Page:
End table makeover

Awhile back we were given a couple of nice quality end tables that a couple of our girls used as night stands for awhile.  When they moved on to other room arrangements, I wasn’t sure where else they would fit in the house.  I knew I’d need more end tables at the beach house, but I was concerned that the dark wood was a little outdated and not ‘beachy’ looking.  But then I spotted an adorable chalk paint makeover on Pinterest that turned out to be the perfect update.

I’m terrible at getting ‘before’ pictures with my projects since I usually just leap in.  But here’s a picture of the project in the early phases.  The table on the left has been lightly sprayed with plain old spray paint.  The one on the right shows the original color of the tables.

beforeHere are the drawer faces with white spray paint on them.  Something about the lighter color made the details pop in a new and fresh way for me.  I did zero prep of the wood before spraying them, except for sticking each drawer in a sack before painting so that I wouldn’t get over-spray inside the drawers.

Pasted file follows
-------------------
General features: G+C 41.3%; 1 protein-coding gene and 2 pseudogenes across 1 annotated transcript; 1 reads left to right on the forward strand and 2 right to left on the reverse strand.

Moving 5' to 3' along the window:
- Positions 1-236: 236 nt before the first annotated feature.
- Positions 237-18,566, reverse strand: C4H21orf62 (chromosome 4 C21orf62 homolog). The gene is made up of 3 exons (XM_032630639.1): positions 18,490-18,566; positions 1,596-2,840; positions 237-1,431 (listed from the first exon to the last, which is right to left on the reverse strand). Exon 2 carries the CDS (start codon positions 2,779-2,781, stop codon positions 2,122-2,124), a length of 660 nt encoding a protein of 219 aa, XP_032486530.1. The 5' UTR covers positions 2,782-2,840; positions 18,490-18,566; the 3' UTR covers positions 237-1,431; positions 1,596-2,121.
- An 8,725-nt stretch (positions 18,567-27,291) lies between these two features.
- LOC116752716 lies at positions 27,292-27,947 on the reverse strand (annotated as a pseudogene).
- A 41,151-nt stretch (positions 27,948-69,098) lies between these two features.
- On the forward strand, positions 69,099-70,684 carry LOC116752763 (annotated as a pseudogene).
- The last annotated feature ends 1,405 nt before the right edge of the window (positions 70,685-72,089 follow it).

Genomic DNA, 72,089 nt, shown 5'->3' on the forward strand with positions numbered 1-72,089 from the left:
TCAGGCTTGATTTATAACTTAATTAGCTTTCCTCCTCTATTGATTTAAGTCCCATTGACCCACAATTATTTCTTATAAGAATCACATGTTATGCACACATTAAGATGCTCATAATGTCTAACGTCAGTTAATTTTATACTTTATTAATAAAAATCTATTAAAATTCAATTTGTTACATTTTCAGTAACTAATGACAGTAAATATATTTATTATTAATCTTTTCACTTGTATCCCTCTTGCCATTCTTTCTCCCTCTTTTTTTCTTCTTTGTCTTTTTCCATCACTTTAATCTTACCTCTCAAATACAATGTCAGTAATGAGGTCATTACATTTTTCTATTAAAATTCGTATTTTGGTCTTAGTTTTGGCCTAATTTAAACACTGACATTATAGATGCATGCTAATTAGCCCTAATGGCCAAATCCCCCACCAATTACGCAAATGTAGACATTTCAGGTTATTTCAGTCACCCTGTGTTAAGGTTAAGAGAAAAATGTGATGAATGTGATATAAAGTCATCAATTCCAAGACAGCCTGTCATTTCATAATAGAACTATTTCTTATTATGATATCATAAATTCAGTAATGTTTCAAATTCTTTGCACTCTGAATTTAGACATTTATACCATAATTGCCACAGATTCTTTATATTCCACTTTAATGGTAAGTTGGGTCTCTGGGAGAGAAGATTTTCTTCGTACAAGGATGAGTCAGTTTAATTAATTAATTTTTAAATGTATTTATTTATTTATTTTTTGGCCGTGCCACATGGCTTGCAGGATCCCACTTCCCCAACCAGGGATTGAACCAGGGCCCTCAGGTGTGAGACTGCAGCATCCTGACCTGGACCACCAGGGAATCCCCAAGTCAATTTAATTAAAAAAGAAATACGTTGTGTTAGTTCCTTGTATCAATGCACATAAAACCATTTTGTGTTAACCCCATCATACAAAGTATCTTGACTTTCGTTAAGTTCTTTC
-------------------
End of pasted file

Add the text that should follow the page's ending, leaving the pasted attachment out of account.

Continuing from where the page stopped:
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Here’s one of the drawer faces after paint.  Isn’t the blue sweet?  It is a 50/50 combination of Junk Monkey Teal River and Sherwin Williams Dover White.

drawers

To paint the table itself, I started out with it upside down.  Since the legs and sides have so many crevices and details, that took a little while.

endtable

When that first coat was dry, I turned each table top side up so I could paint the tops, and also touch up any bits that I missed when painting the legs the first time around. Then as a finishing touch, I spray-painted the hardware a crisp black before I put it back on the drawers.  It had been a bronzy brown before.  I really love the way the black hardware pops against the turquoise paint.

tables